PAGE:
After catching and surpassing a Marlin's lead twice, and taking their own two run lead into the ninth inning, the Dodgers yak up the game and fall 6-7, bringing their tally on the season to 2-3. The Dodgers still look like a 0.500 team, maybe even worse, and the twin problems dragging down this dynamic offensive club are starting pitchers who can't pitch deep into games and a thinly stretched relief corps that isn't up to the job.
It is perhaps accurate to say that Broxton should have been ready for tonight's game, that he could have closed tonight if either Torre had managed his outings better or if Russ Ortiz hadn't been so awful last night, but of more importance is that the combination of Troncoso and Sherrill should have been enough to get the job done anyway. They didn't, and we are left wondering just what kind of bullpen we have this year. Belisario should show up at some point, and maybe Kuo, and there are young arms to be called up, perhaps, or inadvisable trades for middle relievers or overpriced closers to be made. There are ways to attempt to improve a bullpen, should that prove necessary. But there are never any guarantees with relievers. They are inherently volatile.
Which is part of why it would be foolish to draw any firm conclusions after five games, except the ones we could have made before the season. Russ Ortiz has no place in the Dodgers pen. Ramon Ortiz should hang on only as long as there are no better options. ( Why does not the same apply to Russ Ortiz? Because there are always better options to Russ Ortiz. It's a law of space and time. ) Jeff Weaver continues to be a middle innings dream-weaver and we can only hope he doesn't regress and turn into a nightmare-weaver. I thought before the season started that Sherrill was a candidate to be a bad pitcher this year and that he might not even finish the season with the Dodgers and so far he is right on track for that. Except who would want him if he keeps pitching like this?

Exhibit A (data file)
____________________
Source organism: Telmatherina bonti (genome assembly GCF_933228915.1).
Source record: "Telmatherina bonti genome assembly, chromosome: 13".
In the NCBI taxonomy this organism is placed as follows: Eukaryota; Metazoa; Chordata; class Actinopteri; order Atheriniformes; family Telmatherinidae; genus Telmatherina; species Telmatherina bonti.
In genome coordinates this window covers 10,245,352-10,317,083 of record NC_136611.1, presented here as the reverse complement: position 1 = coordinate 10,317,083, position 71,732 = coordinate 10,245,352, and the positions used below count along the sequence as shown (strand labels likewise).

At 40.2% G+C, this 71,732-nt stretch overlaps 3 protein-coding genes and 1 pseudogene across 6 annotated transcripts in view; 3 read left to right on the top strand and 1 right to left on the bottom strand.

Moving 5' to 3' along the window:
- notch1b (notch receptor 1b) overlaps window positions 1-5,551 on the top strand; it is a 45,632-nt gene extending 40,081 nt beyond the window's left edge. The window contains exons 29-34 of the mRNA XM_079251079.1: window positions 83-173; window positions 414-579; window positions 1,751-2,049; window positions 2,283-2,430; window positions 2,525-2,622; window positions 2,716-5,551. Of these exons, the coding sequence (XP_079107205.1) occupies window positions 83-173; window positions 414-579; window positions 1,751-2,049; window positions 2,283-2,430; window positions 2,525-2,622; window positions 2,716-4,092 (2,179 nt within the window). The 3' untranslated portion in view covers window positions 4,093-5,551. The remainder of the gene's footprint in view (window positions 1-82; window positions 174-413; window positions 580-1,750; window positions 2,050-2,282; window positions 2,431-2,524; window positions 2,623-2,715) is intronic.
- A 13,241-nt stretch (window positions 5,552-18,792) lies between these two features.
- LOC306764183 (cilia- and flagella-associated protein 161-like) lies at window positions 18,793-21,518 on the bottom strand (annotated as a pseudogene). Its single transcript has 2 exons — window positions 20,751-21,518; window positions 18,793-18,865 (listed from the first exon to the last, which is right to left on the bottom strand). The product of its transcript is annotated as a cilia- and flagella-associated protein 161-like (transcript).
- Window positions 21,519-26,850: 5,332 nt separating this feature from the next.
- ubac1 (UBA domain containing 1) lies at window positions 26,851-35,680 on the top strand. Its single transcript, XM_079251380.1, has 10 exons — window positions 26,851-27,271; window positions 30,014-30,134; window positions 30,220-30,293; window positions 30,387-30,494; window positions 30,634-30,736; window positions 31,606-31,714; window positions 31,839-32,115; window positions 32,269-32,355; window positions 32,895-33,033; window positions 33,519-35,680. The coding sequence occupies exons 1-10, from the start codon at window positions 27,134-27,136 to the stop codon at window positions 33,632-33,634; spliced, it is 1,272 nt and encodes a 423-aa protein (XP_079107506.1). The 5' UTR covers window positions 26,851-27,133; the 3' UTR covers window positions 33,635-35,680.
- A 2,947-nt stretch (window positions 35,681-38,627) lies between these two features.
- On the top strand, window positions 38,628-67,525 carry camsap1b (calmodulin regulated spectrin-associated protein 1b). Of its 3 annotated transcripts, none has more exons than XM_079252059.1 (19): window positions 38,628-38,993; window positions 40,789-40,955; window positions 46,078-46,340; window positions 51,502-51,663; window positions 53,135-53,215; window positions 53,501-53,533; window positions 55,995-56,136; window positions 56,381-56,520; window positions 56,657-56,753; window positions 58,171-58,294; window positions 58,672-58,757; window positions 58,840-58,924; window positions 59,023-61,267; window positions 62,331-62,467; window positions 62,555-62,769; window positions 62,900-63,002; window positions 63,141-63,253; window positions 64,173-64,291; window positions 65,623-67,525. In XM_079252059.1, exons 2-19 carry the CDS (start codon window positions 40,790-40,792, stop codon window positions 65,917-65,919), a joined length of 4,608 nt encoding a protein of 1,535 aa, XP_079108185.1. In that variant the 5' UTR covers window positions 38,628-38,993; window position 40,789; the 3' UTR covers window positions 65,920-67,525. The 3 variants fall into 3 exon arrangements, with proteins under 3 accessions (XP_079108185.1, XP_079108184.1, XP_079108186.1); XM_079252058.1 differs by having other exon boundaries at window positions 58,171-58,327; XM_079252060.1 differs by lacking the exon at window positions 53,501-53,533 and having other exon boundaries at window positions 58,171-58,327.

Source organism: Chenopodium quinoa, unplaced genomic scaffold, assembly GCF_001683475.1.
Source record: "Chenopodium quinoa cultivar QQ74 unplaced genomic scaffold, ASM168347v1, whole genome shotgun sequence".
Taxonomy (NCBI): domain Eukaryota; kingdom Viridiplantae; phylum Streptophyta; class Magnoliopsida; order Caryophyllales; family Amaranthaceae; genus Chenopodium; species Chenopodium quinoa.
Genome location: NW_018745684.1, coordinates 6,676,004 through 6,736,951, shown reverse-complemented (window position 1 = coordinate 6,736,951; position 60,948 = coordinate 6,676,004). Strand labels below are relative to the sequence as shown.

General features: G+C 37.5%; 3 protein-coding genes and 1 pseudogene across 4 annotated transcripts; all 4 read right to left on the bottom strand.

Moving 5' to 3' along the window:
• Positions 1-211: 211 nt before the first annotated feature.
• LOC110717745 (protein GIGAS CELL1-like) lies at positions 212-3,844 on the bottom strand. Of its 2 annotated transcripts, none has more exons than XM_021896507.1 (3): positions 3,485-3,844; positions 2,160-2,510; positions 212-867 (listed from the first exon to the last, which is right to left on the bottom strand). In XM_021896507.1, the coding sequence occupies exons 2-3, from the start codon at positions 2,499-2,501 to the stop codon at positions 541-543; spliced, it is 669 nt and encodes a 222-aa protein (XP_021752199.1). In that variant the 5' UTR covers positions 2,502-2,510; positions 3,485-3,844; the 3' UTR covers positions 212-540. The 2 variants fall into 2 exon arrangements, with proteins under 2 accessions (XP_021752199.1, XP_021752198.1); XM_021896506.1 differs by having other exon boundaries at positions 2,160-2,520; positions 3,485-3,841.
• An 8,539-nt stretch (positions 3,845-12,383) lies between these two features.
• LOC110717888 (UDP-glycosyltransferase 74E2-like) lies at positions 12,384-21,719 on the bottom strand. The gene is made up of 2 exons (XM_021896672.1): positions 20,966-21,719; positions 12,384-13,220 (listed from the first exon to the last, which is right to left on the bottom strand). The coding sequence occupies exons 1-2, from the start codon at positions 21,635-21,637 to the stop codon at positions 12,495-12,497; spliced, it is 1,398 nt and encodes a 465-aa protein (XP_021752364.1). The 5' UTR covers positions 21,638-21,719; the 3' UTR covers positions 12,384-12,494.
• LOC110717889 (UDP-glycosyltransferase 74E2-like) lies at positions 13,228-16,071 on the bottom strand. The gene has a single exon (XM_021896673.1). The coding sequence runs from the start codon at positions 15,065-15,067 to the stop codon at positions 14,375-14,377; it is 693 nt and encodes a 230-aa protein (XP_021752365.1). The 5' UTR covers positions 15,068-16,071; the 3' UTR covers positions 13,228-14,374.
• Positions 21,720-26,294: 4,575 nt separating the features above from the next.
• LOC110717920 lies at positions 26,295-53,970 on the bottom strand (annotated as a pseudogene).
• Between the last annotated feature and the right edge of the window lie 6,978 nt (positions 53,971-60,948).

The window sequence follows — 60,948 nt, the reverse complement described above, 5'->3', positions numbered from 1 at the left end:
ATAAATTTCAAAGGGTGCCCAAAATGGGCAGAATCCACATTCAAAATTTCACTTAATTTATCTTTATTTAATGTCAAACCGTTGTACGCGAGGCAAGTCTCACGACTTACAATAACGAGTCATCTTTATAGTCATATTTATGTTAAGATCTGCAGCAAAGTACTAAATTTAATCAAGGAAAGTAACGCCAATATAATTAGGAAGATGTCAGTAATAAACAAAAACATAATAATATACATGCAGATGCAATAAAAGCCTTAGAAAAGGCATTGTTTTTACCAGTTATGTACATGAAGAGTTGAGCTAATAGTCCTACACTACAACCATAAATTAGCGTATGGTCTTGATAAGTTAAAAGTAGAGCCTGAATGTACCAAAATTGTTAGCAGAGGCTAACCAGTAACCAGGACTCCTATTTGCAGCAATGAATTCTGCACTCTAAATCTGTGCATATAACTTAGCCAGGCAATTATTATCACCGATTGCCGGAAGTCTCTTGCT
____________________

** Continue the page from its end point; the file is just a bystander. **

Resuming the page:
Sherrill may yet turn it around; we can't rule that out yet. Can we say the same for Vicente Padilla? I don't see why we should have to, given that there was so little evidence beyond appealing to small sample sizes and the magic of changing uniforms to support his being a good starting pitcher. I don't think the Dodgers have a chance at winning 90 games again if he stays in the rotation all season.
But even if the Dodgers can improve on Padilla's spot in the rotation they still need the bullpen to be stronger. And I think it will, but --- I am worried, even after five games. The thing about a bad 'pen is that a couple of times a week it gives up just enough runs to lose the game, no matter how well the offense played. It becomes a loss-seeking missile whose collateral damage is the good will and sanity of the team's fans. Boy, I sure don't want to go insane.